Page 1 of 3 123 LastLast
Results 1 to 13 of 30
  1. #1
    Join Date
    May 2009
    Posts
    196

    Picking up the pieces after a botched install

    Over two years ago we had a factory authorized dealer replace our dead furnace with a heat pump system with electric backup. This work involved reducting all rooms in the lower level. The new heating system isn't able to heat the lower level above the mid 60s. After two years of reminders, the dealer walked away from the job with the excuse that the house can't (!) be heated.

    After consulting with 3rd party experts and doing a load calc, it appears that the new ducting doesn't move enough CFM for heat pump use and the heat pump is undersized for the entire house. If the ducts were adequate, the HP balance point would be around 40 and the remaining 47,000 btu needed to heat the house at the design temperature for this area would need to come from the electric backup. The electric backup is only capable of 34Kbtu (10kw). To lower the balance point to 32 would mean replacing the existing heat pump with a 5 ton unit.

    What should I be asking for when getting fix-up bids from other contractors? I've come up with four options but am looking for advice on which way to go next.

    1. Fix ducting + replace the existing 3 ton heat pump / coil with a 5 ton heat pump / coil. This is probably beyond my budget.

    2. Fix ducting + upgrade heat strips to cope with design temperature? If I do this, I'll be paying for 3,500btu of electric heat for most of the heating season and 47,000btu (!) on design days. Expensive.

    3. Fix ducting + install propane furnace & ditch the heat strips.

    4. Dedicate the existing HP and heat strips to the main level and install something else to serve the lower level. The existing HP is about the right size to heat the upstairs level down to design temperature w/o any electric backup. The lower level requires about 24,000btu at design temperature and about 9,500btu for most of the heating season. I'm considering three options for a system for the lower level:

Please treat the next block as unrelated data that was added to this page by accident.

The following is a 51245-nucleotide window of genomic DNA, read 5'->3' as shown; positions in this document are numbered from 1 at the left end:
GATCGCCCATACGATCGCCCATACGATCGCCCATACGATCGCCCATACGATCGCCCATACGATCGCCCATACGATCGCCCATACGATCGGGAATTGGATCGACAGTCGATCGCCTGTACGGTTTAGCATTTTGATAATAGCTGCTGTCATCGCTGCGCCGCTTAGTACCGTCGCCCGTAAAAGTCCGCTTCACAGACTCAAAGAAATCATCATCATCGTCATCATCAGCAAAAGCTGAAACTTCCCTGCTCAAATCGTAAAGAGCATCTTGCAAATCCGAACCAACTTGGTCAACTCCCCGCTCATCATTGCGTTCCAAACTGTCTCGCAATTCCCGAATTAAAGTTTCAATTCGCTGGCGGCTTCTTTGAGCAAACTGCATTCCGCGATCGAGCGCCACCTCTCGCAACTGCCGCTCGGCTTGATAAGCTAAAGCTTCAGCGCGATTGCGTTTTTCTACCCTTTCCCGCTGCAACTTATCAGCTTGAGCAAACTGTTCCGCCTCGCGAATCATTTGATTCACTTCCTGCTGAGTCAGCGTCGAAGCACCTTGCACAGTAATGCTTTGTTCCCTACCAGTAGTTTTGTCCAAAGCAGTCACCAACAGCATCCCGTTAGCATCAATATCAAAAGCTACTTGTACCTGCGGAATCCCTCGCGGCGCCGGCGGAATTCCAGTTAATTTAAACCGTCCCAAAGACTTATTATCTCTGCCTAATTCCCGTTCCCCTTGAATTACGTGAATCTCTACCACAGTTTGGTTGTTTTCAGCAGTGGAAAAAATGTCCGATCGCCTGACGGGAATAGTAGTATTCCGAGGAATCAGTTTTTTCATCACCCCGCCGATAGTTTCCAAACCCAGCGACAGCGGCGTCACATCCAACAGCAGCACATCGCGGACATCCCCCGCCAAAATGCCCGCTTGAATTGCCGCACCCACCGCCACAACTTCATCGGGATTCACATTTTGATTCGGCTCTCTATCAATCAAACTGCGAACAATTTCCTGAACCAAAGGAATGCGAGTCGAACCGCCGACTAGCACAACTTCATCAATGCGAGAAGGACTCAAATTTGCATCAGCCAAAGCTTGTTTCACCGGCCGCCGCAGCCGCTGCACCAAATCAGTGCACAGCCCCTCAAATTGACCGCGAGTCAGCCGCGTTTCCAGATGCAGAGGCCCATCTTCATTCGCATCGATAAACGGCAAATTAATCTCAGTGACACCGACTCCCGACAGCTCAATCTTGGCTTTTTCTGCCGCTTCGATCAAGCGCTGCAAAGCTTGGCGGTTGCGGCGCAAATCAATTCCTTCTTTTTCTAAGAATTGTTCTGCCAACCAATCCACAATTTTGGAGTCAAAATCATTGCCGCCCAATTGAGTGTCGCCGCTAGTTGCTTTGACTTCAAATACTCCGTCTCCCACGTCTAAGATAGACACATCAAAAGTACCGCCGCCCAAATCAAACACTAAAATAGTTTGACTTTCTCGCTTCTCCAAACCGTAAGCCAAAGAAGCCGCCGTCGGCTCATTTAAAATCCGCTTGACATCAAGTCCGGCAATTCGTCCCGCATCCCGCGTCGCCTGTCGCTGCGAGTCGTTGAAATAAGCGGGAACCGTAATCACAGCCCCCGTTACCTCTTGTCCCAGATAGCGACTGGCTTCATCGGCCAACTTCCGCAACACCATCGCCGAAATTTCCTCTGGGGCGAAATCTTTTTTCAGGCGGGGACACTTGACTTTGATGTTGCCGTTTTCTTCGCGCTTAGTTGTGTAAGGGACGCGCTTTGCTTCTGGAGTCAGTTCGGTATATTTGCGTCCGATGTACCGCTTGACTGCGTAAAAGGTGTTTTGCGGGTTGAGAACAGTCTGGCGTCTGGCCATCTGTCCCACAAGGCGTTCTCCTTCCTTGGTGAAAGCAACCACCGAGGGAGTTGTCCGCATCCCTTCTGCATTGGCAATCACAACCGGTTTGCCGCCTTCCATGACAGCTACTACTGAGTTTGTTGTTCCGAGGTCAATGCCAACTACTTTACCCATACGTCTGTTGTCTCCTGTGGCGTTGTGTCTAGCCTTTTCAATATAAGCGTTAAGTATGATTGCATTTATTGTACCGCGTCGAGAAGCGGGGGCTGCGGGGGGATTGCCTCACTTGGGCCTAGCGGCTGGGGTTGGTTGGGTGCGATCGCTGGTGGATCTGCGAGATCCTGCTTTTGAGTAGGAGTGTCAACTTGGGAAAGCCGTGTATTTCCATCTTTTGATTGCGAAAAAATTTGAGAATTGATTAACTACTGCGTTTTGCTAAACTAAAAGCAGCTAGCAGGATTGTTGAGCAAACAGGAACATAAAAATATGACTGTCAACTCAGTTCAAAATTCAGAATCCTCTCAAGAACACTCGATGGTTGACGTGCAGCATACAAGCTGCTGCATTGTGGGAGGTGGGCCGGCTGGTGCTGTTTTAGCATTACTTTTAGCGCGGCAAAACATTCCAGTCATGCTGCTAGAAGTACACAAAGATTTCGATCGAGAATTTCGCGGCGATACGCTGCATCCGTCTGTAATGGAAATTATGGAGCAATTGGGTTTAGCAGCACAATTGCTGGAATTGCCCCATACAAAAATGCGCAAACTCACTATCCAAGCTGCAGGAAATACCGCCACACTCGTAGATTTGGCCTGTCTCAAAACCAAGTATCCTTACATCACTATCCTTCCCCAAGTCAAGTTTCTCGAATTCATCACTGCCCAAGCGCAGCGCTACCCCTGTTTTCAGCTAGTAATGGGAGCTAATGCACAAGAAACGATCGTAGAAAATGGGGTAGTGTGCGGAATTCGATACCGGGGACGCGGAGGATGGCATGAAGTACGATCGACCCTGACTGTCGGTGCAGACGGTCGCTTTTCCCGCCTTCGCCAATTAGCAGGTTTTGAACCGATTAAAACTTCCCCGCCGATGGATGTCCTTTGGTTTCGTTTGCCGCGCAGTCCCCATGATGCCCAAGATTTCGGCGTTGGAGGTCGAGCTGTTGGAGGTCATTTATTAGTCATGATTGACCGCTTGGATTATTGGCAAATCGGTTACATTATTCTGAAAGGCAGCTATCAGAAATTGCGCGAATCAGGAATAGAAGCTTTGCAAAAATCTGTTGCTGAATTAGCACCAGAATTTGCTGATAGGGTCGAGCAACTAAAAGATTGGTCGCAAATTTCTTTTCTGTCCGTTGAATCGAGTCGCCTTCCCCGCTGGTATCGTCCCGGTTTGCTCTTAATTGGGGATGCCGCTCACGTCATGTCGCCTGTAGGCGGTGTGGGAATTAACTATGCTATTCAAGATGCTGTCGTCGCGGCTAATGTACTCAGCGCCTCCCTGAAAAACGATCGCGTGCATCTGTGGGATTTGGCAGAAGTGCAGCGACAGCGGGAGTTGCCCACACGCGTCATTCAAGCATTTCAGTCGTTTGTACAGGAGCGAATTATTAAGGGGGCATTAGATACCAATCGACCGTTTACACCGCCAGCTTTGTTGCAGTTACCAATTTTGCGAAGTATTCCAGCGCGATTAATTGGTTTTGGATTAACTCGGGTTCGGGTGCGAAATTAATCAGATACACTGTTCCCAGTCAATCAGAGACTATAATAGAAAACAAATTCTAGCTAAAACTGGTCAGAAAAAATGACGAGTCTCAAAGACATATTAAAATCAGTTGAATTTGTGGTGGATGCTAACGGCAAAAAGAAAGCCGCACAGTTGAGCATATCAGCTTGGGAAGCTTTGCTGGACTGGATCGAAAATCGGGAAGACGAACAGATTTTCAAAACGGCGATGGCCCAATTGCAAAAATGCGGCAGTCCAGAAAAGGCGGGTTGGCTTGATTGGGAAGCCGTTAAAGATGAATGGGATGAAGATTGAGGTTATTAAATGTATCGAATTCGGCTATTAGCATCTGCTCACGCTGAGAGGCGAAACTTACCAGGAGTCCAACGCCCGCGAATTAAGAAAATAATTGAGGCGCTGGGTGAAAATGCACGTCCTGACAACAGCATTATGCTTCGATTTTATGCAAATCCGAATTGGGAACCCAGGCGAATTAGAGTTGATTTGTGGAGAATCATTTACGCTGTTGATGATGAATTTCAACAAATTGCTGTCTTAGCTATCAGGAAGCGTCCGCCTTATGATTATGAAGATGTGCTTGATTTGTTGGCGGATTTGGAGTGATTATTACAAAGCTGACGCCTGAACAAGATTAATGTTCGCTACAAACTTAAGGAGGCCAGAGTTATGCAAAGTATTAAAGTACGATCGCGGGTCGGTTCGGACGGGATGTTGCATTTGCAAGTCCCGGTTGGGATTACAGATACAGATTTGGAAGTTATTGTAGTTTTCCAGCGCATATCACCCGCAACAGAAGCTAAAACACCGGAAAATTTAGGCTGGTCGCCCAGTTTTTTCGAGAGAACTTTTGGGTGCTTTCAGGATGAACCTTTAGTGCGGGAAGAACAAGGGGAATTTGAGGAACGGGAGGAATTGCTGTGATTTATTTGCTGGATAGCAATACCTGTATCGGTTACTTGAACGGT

4a. Electric baseboard heaters for the lower level. Will mean paying for between 9,300btu and 25,000btu of electric heat through the heating season.

    4b. 2 ton heat pump for lower level w/ new duct work. House electrical service is barely enough to cope if both HPs defrost at once while every other high load electrical device (stove, water heater, oven) is on at the same time.

    4c. Hydronic propane boiler system w/ radiators. The boiler would also replace the electric water heater.

    Comments?

    Budget is definitely an issue but I'm prepared to pay more up front in exchange for lower operating costs provided the payback time no more than 5yr or so.

    Thanks.

  2. #2
    Join Date
    Apr 2008
    Location
    TEXAS
    Posts
    1,701
    the cheapest thing to do would be to upgrade the heat strips. this would also buy a little time to weigh your options. jmho.
    "When the people find they can vote themselves money,that will herald the end of the republic" - Benjamin Franklin

    "Government is not reason, it is not eloquence, it is force;like fire, a troublesome servant and a fearful master. Never for a moment should it be left to irresponsible action"- George Washington

  3. #3
    Join Date
    Jan 2004
    Location
    Lancaster PA
    Posts
    67,913
    You don't give real any info about your house.
    Other then it has 2 levels.

    How big is each level.
    Are both levels above ground.
    Where are you located.

    How old is it.
    Have any improvements been made to its air tightness, and or insulation(both can be big savers on heating cost).

    Also, how does the 3 ton unit do in cooling?
    Are you looking to have a heat pump sized to the heating load instead of the cooling load?

    Was an actual load calc done now. Or just another guess by sq ft.
    Contractor locator map

    How-to-apply-for-Professional

    How many times must one fix something before it is fixed?

  4. #4
    Join Date
    Jan 2009
    Location
    Keokuk, IA
    Posts
    5,520
    I personally would consider re-useing the existing system on the upper level IF...IF... the load calcs say it's sazed correctly for heating and cooling. Then install a new properly sized system to serve the lower level and make sure the ductwork gets sized correctly this time.

    It sounds like a single system would need to be zoned to work correctly in this home.

  5. #5